New Jersey Surgery Center Coalition: How Two Women Formed a Professional Network, and How You Can Too

Running an ambulatory surgery center is a constant learning process because of changing technology, practices and legislation. One way to keep up-to-date with these changes is to attend professional association meetings. Marcy Sasso, administrator at Raritan Valley Surgery Center in Somerset, N.J., and Dorcie Wawrzynski, administrator/director of nursing at May Street Surgi Center in Edison, N.J., founded their own organization, the Surgery Center Coalition, in 2006. What began as a group of about 15 people meeting in a waiting room has now grown to a dedicated group of more than 80 members who meet quarterly. Ms. Sasso shares the keys to SCC's success and why she thinks other states should adopt a similar model.

People
What differentiates SCC from other professional organizations is the "caliber of the people that attend," Ms. Sasso says. Members include nurses, physicians, infection control experts, attorneys, billing and coding people, among others. She describes group members as committed, highly motivated and eager to learn. The average person drives forty minutes to attend one of the four meetings per year, according to Ms. Sasso. "And this is after a full day of work," she adds. There is no feeling of competition between members because they are all dedicated to helping each other. Ms. Sasso says if a member emails the group a question, someone responds typically within an hour.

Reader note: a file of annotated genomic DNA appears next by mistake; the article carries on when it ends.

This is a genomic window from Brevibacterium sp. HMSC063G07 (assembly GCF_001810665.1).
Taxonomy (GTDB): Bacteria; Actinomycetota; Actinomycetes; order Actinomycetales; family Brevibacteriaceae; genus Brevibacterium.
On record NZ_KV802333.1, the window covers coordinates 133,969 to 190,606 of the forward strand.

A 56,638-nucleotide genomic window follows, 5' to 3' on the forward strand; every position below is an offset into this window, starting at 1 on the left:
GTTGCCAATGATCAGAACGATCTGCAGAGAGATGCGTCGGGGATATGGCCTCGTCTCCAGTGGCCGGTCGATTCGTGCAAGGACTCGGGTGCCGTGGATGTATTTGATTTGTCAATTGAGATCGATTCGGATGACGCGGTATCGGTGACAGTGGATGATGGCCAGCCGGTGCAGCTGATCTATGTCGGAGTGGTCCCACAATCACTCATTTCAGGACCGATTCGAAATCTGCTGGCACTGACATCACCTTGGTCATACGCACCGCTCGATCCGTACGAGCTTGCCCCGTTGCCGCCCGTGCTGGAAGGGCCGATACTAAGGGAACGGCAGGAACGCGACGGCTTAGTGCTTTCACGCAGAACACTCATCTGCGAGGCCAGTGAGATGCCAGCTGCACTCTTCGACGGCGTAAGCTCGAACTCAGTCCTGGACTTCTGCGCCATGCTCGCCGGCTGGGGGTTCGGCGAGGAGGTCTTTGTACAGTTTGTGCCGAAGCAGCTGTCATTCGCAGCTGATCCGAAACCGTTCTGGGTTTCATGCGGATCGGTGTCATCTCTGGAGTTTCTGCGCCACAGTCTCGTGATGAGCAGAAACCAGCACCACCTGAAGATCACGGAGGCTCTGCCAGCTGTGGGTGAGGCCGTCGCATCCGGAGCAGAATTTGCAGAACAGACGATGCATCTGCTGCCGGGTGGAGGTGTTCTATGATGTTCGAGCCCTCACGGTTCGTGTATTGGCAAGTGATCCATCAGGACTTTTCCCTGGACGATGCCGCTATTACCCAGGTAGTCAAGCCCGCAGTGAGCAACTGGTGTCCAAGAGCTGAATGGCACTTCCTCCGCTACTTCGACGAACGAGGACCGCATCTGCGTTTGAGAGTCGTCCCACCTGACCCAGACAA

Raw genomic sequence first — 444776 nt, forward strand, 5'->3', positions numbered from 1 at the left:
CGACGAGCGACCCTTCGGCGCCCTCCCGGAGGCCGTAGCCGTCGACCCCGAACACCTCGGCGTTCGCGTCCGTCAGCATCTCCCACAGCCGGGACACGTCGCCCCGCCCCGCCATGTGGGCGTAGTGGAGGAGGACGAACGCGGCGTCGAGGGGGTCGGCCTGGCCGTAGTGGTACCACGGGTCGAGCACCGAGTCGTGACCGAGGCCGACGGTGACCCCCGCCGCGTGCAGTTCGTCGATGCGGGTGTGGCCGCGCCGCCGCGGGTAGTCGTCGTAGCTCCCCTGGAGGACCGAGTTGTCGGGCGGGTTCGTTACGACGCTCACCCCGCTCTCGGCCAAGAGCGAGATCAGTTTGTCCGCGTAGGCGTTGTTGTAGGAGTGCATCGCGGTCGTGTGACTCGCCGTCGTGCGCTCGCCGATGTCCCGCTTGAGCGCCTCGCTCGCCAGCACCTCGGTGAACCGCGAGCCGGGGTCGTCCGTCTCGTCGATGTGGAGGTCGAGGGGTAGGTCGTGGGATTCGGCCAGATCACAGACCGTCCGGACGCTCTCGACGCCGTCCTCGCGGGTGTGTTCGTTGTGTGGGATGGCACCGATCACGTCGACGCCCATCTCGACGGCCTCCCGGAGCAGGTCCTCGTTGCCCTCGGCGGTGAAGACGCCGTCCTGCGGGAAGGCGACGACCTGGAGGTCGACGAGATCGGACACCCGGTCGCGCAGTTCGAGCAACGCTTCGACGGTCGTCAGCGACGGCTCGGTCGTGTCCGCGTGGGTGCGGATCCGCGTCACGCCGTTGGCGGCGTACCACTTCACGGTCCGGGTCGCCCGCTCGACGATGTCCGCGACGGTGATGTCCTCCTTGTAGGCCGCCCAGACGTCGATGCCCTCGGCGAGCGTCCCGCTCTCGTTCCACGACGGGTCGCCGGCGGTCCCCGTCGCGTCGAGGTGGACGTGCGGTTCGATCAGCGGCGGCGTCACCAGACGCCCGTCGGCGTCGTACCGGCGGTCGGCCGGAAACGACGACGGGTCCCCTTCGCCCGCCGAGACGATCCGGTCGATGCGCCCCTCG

The primary focus of the group is sharing information and learning from each other. The group also provides networking opportunities. Many members have found jobs through each other, Ms. Sasso says. In addition to learning how to improve their ASCs and networking, members benefit by feeling validated. As reimbursements decline and standards for delivery of care change, people feel like they're "in it together," according to Ms. Sasso. They are all dealing with the same challenges; through the SCC network, members get practical and emotional support.

Structure
Another aspect of SCC that sets it apart from other organizations is its structure. Attendance is not required and there is no limit to the number of people who can come from each center. Meetings are run informally; no one takes notes or pays dues. There are no bylaws or an explicit governance system: Ms. Sasso and Ms. Wawrzynski refer to themselves only as co-chairs. Minimal time and effort are required to run the meetings, Ms. Sasso says. "It costs us nothing — maybe eight hours per month, tops." Ms. Sasso and Ms. Wawrzynski can organize these meetings because of the support they receive from the New Jersey Association of Ambulatory Surgery Centers, companies willing to host meetings, speakers donating their time to share their expertise and an attorney's office which provides the meeting space for free. Ms. Sasso says SCC does not compete with NJAASC because of their different structures and focus. In fact, SCC sends a representative to NJAASC meetings. Whereas the state organization focuses on political and financial issues, SCC talks more about clinical issues.

Because of the overwhelming support the group has had over the years, the relative ease of organizing meetings and the educational benefits, Ms. Sasso is encouraging all states to create these informal groups. She suggests finding a firm or vendor who might sponsor or host meetings. "I know people can do this everywhere," she says.

Related Articles on ASC Associations:
New Jersey Surgery Center Association Opposes Amended ASC Licensing Bill

ASC Association Submits Comments on Proposed ACO Rule

ASC Association's William Prentice: 3 Provisions of the Ambulatory Surgical Center Quality and Access Act





© Copyright ASC COMMUNICATIONS 2018. Interested in LINKING to or REPRINTING this content? View our policies by clicking here.

 

Top 40 Articles from the Past 6 Months